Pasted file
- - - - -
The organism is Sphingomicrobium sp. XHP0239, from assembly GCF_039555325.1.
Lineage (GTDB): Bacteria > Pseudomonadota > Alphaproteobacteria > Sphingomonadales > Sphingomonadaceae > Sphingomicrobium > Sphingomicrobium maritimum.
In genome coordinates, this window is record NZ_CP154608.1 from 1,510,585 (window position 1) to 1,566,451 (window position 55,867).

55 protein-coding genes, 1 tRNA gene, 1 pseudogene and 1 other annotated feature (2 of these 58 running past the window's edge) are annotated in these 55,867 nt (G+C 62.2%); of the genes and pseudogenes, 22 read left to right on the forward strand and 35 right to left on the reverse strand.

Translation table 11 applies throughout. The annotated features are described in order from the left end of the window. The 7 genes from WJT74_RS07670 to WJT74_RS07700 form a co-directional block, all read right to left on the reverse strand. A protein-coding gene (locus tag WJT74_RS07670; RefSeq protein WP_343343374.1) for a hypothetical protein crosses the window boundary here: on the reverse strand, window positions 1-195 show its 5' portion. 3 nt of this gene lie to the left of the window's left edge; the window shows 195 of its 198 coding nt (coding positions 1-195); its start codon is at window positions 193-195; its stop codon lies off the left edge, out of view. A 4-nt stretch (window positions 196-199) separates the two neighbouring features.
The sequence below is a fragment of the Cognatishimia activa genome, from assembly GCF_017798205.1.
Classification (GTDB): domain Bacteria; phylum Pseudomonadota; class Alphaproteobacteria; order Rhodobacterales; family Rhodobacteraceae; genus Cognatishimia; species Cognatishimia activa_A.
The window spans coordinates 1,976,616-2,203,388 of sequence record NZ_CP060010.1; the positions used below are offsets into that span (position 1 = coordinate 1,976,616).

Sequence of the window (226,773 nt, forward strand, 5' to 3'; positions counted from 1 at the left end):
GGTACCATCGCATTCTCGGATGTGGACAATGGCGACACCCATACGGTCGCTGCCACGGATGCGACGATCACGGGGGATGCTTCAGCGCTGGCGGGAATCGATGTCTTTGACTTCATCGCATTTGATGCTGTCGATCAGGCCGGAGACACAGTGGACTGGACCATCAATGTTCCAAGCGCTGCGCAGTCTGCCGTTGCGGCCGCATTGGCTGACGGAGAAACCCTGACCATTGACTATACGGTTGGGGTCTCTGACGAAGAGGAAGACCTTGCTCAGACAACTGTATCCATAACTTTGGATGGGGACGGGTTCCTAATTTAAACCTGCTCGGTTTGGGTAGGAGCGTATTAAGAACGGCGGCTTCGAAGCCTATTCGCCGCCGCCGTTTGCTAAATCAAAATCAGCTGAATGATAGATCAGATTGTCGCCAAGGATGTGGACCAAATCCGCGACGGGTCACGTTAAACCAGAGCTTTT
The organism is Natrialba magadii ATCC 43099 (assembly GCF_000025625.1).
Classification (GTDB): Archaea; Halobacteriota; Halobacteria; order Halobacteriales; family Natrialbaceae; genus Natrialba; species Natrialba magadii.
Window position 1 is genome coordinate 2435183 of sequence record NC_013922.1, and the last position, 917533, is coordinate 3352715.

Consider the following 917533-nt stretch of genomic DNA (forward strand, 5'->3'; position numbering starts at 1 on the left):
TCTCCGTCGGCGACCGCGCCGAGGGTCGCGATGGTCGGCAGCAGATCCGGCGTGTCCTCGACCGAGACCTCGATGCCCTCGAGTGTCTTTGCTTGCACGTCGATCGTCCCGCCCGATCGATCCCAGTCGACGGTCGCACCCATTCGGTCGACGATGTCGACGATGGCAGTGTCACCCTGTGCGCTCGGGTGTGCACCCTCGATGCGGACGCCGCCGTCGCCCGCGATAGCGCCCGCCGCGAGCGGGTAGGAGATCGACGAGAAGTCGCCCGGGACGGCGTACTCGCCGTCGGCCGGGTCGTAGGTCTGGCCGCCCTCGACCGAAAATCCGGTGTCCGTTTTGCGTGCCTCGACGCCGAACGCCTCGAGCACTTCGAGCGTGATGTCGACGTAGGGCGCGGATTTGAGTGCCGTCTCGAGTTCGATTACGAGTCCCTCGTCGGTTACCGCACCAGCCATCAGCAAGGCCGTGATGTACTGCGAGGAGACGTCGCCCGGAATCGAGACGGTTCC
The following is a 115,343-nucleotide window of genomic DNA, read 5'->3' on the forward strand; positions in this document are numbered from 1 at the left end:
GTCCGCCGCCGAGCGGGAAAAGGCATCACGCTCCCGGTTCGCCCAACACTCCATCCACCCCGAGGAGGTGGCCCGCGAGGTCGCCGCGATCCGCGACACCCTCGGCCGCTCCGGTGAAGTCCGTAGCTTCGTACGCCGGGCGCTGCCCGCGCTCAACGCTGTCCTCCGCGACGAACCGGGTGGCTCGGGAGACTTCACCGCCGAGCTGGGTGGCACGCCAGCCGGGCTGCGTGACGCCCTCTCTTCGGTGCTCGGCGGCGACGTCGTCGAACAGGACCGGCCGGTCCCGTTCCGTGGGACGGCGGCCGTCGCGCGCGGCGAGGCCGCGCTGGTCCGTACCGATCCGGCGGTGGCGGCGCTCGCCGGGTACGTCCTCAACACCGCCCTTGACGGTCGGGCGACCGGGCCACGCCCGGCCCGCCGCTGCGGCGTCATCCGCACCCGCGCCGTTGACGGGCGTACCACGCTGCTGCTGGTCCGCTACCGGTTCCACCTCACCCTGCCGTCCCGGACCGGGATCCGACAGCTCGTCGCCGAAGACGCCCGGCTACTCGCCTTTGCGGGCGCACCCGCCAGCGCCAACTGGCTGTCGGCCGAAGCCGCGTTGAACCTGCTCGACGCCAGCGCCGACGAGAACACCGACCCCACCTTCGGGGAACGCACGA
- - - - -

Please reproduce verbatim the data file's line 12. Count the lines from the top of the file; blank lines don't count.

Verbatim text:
Classification (GTDB): Archaea; Halobacteriota; Halobacteria; order Halobacteriales; family Natrialbaceae; genus Natrialba; species Natrialba magadii.